I recently wrote about a recording of Stravinsky's "Firebird" Suite that was so good it enabled me to hear that too-familiar piece as if for the first time. Since then I have encountered a Firebird recording so extraordinary it not only made the piece sound fresh, but convinced me that my childhood was deprived and my musical education bankrupt. "The Firebird: Russian Fairy Tale" is marketed as a children's CD, but the charm and power of this narrated version of the complete ballet should win over all but the most hardened adult hearts.
Before retiring from the ballet stage, the Russian-American ballerina Natalia Makarova danced the role of the Firebird numerous times. In this recording, she returns to the Firebird as narrator and delivers a stunning dramatic performance. Makarova gives the characters of the fairy tale uncanny depth; her narration of Prince Ivan's encounters with the Firebird and with Princess Vasilisa is charged with pathos, innocence and eroticism. Makarova reads with a passion that I, for one, do not recognize from the fairy tales of my youth.
Makarova is clearly the star of this recording. But it is the adept combination of text and music that accounts for this disc's magic. The narration provides one revelation after another about Stravinsky's accomplishment, which was not only to musically portray human feelings such as wonder, dread, triumph and erotic longing, but to paint light with sound. The Firebird, this performance reveals or reminds, is a miracle of synaesthetic composition, portraying through the ear what is seen with the eye. Add to music and poetry Makarova's dramatic performance, and the overall effect can be overwhelming: the moment at which not only the music and the poetic image but Makarova's voice become "brighter and brighter" is as aesthetically rich as any moment in ballet or opera.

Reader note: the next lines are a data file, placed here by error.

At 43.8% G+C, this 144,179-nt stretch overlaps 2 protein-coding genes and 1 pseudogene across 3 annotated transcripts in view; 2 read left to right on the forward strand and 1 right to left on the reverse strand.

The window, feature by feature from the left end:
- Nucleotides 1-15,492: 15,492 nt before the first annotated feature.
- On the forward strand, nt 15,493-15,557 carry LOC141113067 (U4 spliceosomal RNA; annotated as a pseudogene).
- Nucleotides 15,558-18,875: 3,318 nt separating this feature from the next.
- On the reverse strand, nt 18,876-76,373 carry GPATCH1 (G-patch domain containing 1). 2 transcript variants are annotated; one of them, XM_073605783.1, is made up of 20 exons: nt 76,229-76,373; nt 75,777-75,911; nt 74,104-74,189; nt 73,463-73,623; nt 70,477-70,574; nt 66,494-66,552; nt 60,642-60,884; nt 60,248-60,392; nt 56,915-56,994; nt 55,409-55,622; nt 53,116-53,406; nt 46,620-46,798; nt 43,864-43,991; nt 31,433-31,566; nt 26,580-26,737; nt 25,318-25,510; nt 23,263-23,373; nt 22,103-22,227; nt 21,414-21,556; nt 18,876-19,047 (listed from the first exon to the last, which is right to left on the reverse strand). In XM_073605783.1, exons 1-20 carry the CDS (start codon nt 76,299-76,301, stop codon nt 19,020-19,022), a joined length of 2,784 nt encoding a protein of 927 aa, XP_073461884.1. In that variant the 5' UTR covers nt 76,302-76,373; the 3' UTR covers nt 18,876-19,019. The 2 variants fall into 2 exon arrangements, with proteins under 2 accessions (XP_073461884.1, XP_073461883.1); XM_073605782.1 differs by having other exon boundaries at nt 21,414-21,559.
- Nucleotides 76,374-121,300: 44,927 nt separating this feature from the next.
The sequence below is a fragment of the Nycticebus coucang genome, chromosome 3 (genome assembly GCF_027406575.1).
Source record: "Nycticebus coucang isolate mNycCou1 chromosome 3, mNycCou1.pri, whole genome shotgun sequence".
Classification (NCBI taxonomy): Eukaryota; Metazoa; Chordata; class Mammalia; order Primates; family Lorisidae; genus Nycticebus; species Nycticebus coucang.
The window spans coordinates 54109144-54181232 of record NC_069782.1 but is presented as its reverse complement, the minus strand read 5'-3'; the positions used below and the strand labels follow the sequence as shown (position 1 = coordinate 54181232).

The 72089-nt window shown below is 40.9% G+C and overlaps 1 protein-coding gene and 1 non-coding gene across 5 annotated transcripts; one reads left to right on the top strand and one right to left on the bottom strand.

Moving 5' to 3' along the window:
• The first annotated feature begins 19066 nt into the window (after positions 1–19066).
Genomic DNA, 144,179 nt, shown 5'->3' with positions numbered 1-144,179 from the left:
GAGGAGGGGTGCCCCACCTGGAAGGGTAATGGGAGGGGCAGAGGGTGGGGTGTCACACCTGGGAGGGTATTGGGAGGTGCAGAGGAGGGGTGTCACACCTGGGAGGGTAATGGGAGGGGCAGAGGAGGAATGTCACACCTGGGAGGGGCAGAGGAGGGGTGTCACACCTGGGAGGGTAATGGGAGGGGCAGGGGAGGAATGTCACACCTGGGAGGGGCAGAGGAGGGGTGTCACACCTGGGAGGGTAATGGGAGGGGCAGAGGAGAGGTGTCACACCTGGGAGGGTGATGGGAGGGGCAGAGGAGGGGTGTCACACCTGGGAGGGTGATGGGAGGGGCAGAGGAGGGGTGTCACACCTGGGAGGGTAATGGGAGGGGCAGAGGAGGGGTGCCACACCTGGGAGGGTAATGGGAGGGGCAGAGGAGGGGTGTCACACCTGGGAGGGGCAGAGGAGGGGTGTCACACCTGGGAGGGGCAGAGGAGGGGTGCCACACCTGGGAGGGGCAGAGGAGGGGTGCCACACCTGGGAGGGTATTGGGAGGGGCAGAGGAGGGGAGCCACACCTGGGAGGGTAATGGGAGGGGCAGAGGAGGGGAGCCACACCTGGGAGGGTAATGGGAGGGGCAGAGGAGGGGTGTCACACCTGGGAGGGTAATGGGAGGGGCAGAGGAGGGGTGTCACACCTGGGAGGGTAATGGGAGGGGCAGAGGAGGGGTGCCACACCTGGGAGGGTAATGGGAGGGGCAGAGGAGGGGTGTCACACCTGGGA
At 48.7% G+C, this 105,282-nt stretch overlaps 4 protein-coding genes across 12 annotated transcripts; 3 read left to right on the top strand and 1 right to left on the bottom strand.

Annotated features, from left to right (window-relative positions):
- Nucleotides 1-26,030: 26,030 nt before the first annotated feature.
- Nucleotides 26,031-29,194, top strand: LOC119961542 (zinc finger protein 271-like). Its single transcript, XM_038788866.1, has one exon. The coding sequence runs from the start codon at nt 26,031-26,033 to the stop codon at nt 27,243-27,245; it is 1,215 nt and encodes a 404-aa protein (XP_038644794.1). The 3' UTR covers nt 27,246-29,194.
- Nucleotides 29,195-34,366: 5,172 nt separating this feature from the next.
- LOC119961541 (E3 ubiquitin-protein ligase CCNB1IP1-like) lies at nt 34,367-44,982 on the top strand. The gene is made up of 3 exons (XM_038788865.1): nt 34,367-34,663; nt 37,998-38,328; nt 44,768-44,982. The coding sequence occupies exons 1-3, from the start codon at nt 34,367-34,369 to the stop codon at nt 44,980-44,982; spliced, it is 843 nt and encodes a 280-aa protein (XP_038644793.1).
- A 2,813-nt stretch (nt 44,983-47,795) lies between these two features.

In 1994, Delos released this 1991 recording in a boxed set of "3 Russian Fairy Tales;" the set will be re-released with new cover art early this year. Luckily, the three CDs are available separately, for the other titles in the set do not compare to the "Firebird." In Tchaikovsky's "The Snow Queen" and Profokiev's "Prince Ivan and the Frog Princess," music performed by pianist Carol Rosenberger alternates with Makarova's narration; the result is awkward and overlong. I'm not sure how many times a listener, child or adult, will sit still for 45 minutes to hear Makarova and Rosenberger take turns presenting music and text that are often only tangentially related. Rosenberger, who did such a masterful job of adapting the "Firebird," should set her sights on another ballet or tone poem. Children of all ages would be very lucky if she did.